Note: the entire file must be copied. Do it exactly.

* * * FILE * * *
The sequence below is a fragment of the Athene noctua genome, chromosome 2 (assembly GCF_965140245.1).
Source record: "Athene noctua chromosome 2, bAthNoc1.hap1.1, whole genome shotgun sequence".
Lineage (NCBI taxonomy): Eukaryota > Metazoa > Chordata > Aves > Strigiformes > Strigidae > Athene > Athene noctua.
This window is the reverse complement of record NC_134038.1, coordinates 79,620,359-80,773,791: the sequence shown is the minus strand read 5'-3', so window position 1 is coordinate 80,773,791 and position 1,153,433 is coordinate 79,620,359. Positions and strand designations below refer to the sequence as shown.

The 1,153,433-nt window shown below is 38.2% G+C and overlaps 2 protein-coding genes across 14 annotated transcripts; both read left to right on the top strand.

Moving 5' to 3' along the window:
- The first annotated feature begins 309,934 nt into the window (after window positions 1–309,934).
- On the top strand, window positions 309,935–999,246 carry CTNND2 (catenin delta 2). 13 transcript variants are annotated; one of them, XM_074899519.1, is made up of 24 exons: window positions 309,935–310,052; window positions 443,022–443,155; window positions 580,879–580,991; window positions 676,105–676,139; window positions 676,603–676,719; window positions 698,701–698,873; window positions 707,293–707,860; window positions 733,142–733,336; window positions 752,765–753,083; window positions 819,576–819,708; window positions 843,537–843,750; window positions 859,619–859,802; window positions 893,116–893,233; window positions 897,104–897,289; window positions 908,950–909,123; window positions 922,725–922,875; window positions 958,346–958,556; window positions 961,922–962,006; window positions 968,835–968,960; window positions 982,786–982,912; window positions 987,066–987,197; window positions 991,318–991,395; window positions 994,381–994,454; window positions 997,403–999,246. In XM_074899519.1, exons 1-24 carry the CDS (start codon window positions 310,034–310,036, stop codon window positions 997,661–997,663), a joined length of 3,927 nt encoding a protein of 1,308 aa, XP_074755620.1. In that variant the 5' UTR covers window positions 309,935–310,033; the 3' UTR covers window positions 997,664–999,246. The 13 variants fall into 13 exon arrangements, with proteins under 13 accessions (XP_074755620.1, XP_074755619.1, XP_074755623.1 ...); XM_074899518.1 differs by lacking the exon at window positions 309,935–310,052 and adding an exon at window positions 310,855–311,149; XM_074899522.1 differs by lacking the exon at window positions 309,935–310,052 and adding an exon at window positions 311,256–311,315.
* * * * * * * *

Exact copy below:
The sequence below is a fragment of the Athene noctua genome, chromosome 2 (assembly GCF_965140245.1).
Source record: "Athene noctua chromosome 2, bAthNoc1.hap1.1, whole genome shotgun sequence".
Lineage (NCBI taxonomy): Eukaryota > Metazoa > Chordata > Aves > Strigiformes > Strigidae > Athene > Athene noctua.
This window is the reverse complement of record NC_134038.1, coordinates 79,620,359-80,773,791: the sequence shown is the minus strand read 5'-3', so window position 1 is coordinate 80,773,791 and position 1,153,433 is coordinate 79,620,359. Positions and strand designations below refer to the sequence as shown.

The 1,153,433-nt window shown below is 38.2% G+C and overlaps 2 protein-coding genes across 14 annotated transcripts; both read left to right on the top strand.

Moving 5' to 3' along the window:
- The first annotated feature begins 309,934 nt into the window (after window positions 1–309,934).
- On the top strand, window positions 309,935–999,246 carry CTNND2 (catenin delta 2). 13 transcript variants are annotated; one of them, XM_074899519.1, is made up of 24 exons: window positions 309,935–310,052; window positions 443,022–443,155; window positions 580,879–580,991; window positions 676,105–676,139; window positions 676,603–676,719; window positions 698,701–698,873; window positions 707,293–707,860; window positions 733,142–733,336; window positions 752,765–753,083; window positions 819,576–819,708; window positions 843,537–843,750; window positions 859,619–859,802; window positions 893,116–893,233; window positions 897,104–897,289; window positions 908,950–909,123; window positions 922,725–922,875; window positions 958,346–958,556; window positions 961,922–962,006; window positions 968,835–968,960; window positions 982,786–982,912; window positions 987,066–987,197; window positions 991,318–991,395; window positions 994,381–994,454; window positions 997,403–999,246. In XM_074899519.1, exons 1-24 carry the CDS (start codon window positions 310,034–310,036, stop codon window positions 997,661–997,663), a joined length of 3,927 nt encoding a protein of 1,308 aa, XP_074755620.1. In that variant the 5' UTR covers window positions 309,935–310,033; the 3' UTR covers window positions 997,664–999,246. The 13 variants fall into 13 exon arrangements, with proteins under 13 accessions (XP_074755620.1, XP_074755619.1, XP_074755623.1 ...); XM_074899518.1 differs by lacking the exon at window positions 309,935–310,052 and adding an exon at window positions 310,855–311,149; XM_074899522.1 differs by lacking the exon at window positions 309,935–310,052 and adding an exon at window positions 311,256–311,315.